Sunday, January 24, 2010

Church / work borders at a religious institution

I go to a church with EXCELLENT music. REALLY, REALLY GOOD music. The organ, the choir, the congregation, the special small groups. No really, you have to understand... but I could "out" myself with more details.

I sing in the choir, and have been singing in volunteer church choirs for about 8 years now. I'm a fine musician, but not great. I'd give myself a solid B. Nonetheless, I've never been asked to participate in any music that was hand picked by the music director (primarily the special small groups). Our church has the ability to select from quite a range of very good musicians, and so the B-level musicians never get a thought. In fact, no one can figure out how the musicians for the small groups are chosen, but they are often they same ones over and over. They are good musicians, but the music they do is not THAT challenging. Us B-ers would do just fine up there.

There was a sign up sheet passed around for general congregants who would like to participate in special music, but as far as anyone can tell, no one who signed up has ever been asked. I have bitched about the "exclusiveness" and "non-transparency" of the church music groups to my friends.

My work colleagues often gather for lunch weekdays. The conversation at lunch on Friday drifted to my favorite sore spot. This is not unusual to discuss church things at work, because almost all of my colleagues go to _A_ church, many go to a church in the _same denomination_ as the school (as I), and a good chunk of my colleagues go to _MY_ church. The music was apparently a hot topic, with a lot of whining involved (mine and others). The secretary, in her kind but "cut-the-crap" way said, "... and just what are you going to do about it?" Well, she pinned me down until I agreed to talk to the music director directly instead of whining and doing nothing about it.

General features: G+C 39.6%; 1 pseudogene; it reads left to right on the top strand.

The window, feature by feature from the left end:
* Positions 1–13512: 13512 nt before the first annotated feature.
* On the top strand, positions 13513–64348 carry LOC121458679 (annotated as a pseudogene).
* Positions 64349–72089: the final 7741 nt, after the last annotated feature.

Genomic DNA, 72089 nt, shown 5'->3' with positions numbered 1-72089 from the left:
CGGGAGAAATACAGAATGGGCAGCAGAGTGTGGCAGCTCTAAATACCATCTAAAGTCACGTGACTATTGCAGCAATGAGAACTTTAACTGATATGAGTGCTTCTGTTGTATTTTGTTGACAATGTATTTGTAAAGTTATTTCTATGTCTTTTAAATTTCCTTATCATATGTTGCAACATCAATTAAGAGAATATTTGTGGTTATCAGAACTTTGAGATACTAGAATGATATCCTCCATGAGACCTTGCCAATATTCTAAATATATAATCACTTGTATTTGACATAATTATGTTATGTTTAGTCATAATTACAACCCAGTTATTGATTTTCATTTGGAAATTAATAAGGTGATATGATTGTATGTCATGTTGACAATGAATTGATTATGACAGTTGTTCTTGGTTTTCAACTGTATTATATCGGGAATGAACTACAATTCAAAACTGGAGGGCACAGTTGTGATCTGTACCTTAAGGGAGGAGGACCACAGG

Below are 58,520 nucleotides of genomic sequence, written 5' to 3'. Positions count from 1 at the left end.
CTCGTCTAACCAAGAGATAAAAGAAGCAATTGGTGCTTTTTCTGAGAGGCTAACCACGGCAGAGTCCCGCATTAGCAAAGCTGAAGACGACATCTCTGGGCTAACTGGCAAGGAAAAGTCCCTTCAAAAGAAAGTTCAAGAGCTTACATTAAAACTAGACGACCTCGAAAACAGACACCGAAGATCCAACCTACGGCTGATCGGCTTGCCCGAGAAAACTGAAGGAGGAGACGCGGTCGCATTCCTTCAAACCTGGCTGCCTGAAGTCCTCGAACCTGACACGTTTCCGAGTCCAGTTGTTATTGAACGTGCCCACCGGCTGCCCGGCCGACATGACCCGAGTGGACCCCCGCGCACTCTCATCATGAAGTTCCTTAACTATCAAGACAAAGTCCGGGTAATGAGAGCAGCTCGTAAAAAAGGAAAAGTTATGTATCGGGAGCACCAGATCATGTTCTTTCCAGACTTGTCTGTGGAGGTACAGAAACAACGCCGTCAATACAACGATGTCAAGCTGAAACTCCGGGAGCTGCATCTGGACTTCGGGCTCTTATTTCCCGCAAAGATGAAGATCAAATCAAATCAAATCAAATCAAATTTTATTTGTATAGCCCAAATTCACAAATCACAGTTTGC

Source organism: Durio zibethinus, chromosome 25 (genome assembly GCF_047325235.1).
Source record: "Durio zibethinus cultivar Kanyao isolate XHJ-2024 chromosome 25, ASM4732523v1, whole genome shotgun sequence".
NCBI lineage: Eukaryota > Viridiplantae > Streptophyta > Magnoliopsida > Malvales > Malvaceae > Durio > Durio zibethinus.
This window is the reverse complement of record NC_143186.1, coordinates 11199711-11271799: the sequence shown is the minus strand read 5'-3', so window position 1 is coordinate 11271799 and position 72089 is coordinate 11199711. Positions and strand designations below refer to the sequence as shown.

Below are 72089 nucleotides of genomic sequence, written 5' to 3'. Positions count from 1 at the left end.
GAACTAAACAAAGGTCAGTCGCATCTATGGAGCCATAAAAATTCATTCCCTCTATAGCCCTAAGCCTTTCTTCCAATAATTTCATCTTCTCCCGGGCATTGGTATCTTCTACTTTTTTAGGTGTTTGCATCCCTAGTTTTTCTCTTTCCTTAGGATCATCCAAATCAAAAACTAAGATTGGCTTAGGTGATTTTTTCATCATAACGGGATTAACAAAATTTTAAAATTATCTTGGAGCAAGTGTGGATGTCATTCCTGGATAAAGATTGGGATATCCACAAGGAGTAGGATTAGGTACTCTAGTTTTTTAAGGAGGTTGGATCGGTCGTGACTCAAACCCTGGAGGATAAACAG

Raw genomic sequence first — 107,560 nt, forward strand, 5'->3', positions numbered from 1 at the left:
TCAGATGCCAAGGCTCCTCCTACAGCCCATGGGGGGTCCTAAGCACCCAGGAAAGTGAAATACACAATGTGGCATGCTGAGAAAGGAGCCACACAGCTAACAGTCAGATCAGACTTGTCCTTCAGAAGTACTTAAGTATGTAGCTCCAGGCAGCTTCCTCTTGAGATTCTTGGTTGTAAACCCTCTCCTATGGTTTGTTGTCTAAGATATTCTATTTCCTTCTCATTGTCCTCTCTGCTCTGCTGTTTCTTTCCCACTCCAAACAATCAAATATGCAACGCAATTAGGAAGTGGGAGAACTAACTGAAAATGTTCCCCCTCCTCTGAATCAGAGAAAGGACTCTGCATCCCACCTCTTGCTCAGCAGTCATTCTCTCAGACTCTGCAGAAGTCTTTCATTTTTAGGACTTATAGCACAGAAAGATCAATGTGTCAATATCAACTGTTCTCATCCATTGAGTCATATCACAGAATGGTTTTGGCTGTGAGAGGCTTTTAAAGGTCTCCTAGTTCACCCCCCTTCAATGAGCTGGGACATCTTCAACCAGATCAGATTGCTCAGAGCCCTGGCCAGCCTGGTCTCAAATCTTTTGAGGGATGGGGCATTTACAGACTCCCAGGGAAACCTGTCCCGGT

So I did today. I said, "please consider me for a small group." I said "please consider others for small groups other than the usual small cadre of favorites." I said, "please check the volunteer sign-ups and call those people. There are a lot of people who may be thinking, I volunteered, but they didn't call me, so they must not think I'm good enough. I mean if you have a deep bench why play your starters for the whole game? Besides, a church is NOT THE PLACE FOR EXCLUSION, no matter what."

I felt liberated saying that. Why should you care? One point of that story was that I hate victim-y attitudes, and find it in myself occasionally. I was very happy to have the push to get out of that attitude in this case. Thanks, secretary.

But what may be more of interest to you is the idea that I go to church with many of my colleagues. This is totally weird, in my world view where professional and private are separate lives. Moreover, I go to the church that is favored by people in the administration, so The Pres and the Provost sing together with me on Sundays. It took some adjustment, but its totally normal now. I certainly didn't choose my church for political reasons.

I have heard stories how its hard to fire the guy you read the Bible with (!), but sometimes it must be done. The university is constantly struggling with the line between being a community of believers in which everyone is valued, and having standards and doing what it takes to keep the standards high. I have always been educated at secular institutions, so the whole idea is foreign to me, but let me reiterate: I am so happy that my colleagues and the institution have an overall culture of respect and truthful kindness. They are healthy, happy people who care about justice in the world. So I'll take the weirdness that goes along with working at a religious institution for the benefits.

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